Step 4: Go to the sheriff’s office in your county of residence with the application, firearm training certificate, photo ID, passport style photograph, and money orders for fees.

How Much Does A Kansas Concealed Carry Permit Cost?

The fee for a Kansas Concealed Handgun Permit or Carry Handgun License (CCHL) is $132.50.

Does Kansas Recognize Concealed Carry Pistol Permits From Other States?

Kansas has permitless carry so anyone 21 years of age and older who can legally possess a firearm may carry a concealed firearm without a license or permit.

Is Kansas a Constitutional Carry State?

Yes, Kansas is a constitutional carry state.

Is Kansas an Open Carry State?

Yes, open carry is legal in Kansas without a license or permit for anyone at least 18 years of age and legally entitled to possess a firearm.

Is Kansas a Castle Doctrine State?

Yes, Kansas is a Castle Doctrine state with a Stand Your Ground statue. There is no duty to retreat before defending yourself.

Are AR-Style and Other Semi-Auto Rifles Legal in Kansas?

Yes, magazine-fed semi-auto rifles are legal to buy and possess in Kansas.

Are Standard-Capacity Magazines Allowed in Kansas?

Yes, in Kansas, there are no state magazine-capacity restrictions.

Does Kansas Have Gun Storage Laws?

No, Kansas does not have a gun storage law.

Is Kansas a Red Flag State?

No, Kansas does not have a Red Flag law.

DISCLAIMER: Gun-Tests.com provides this information to subscribers and readers, and does not constitute legal advice. Although we attempt to address all areas of gun laws in all states, we make no claims, representations, warranties, promises or guarantees as to the accuracy, completeness, or adequacy of the information disclosed. Gun laws are constantly changing, for legal advice, consult a lawyer in your state.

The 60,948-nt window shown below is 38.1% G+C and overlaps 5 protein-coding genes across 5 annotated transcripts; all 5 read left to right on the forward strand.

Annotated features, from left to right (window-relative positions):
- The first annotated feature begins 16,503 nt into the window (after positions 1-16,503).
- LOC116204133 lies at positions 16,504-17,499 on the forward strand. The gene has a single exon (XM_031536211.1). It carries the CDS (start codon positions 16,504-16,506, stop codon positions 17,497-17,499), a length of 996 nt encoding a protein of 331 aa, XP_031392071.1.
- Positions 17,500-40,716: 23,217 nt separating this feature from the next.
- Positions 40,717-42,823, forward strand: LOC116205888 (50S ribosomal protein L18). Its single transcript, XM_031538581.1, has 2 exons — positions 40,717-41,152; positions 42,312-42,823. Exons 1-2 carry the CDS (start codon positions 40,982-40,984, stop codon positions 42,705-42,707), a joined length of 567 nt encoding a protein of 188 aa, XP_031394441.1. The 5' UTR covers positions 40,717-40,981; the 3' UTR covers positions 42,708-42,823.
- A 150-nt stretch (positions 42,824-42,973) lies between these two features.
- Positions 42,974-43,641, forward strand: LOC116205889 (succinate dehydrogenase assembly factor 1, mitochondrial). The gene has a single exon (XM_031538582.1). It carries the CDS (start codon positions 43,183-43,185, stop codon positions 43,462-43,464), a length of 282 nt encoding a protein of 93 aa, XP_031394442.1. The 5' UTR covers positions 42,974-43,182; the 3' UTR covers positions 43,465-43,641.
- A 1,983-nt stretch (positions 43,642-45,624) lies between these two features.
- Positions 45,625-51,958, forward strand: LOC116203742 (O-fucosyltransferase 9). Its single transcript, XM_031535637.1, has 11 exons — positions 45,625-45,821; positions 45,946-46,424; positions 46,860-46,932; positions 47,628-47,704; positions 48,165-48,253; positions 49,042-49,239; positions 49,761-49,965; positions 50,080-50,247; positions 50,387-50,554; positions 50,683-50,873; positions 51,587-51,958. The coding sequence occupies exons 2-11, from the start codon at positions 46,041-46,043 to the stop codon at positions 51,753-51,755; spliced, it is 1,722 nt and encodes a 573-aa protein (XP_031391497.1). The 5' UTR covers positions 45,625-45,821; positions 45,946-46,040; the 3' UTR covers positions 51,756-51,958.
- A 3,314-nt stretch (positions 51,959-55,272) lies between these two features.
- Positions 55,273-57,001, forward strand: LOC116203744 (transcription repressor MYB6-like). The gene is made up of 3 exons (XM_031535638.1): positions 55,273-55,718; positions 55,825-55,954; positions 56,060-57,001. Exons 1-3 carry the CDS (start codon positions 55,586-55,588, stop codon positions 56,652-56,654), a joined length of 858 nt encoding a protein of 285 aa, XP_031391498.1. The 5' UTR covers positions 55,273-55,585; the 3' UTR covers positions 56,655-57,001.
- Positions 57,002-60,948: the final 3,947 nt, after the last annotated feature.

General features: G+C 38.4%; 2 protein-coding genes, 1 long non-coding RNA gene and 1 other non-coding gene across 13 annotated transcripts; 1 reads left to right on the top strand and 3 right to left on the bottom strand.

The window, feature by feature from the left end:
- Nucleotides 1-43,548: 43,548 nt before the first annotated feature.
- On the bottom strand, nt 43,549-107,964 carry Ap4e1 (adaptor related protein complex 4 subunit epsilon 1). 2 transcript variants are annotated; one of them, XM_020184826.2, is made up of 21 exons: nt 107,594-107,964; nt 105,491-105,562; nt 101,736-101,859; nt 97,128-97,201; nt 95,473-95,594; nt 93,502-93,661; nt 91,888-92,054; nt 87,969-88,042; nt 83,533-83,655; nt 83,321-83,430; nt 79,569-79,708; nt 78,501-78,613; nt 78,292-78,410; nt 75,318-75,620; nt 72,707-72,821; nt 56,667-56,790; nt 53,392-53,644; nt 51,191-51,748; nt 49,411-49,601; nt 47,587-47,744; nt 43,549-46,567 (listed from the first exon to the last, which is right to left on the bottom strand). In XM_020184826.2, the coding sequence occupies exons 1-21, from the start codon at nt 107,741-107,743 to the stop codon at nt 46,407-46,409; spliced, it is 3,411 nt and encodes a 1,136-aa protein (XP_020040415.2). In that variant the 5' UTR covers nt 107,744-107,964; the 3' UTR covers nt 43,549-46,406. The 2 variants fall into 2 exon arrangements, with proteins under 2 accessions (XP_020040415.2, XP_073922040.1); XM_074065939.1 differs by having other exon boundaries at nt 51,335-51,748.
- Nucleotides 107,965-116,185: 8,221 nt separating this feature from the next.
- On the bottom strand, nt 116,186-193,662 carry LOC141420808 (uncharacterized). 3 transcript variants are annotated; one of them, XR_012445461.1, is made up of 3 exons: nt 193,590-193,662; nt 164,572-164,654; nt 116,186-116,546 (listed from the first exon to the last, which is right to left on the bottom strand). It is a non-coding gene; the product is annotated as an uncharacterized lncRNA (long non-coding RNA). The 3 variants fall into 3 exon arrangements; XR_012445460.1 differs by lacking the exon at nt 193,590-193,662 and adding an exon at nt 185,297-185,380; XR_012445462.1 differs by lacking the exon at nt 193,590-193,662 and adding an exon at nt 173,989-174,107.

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Having been trained by many top-shelf handgun, shotgun, AR carbine, and long-range shooting instructors, Robert Sadowski brings a user's perspective to Gun Tests. He has authored and edited 15 books on firearm values, firearm disassembly and assembly, and gun guides. His Book Of Glock (Skyhorse Publishing) debuted as an Amazon #1 New Release and is a must-read for the Glock enthusiast. His latest book, 9MM - Guide to America's Most Popular Caliber (Gun Digest Books), is an indispensable resource on the 9mm and understanding the cartridge's performance for concealed carry, home defense, or competition. Over the past two decades, Sadowski has written for many magazines and websites, including tacticallife.com, range365.com, shootingillustrated.com, personaldefenseworld.com and more. His print work has appeared in Combat Handguns, Ballistic, Real World Survivor, Guns Digest, Guns of the Old West, SHOT Business, and more. He is currently the Treasurer/Secretary of the Glock Collectors Association. After receiving an MA from New York University, he worked for a number of magazine publishers and advertising agencies. Sadowski is a lifelong hunter, competitive shooter, and native of Connecticut. He now lives in North Carolina to take full advantage of our 2nd Amendment privilege.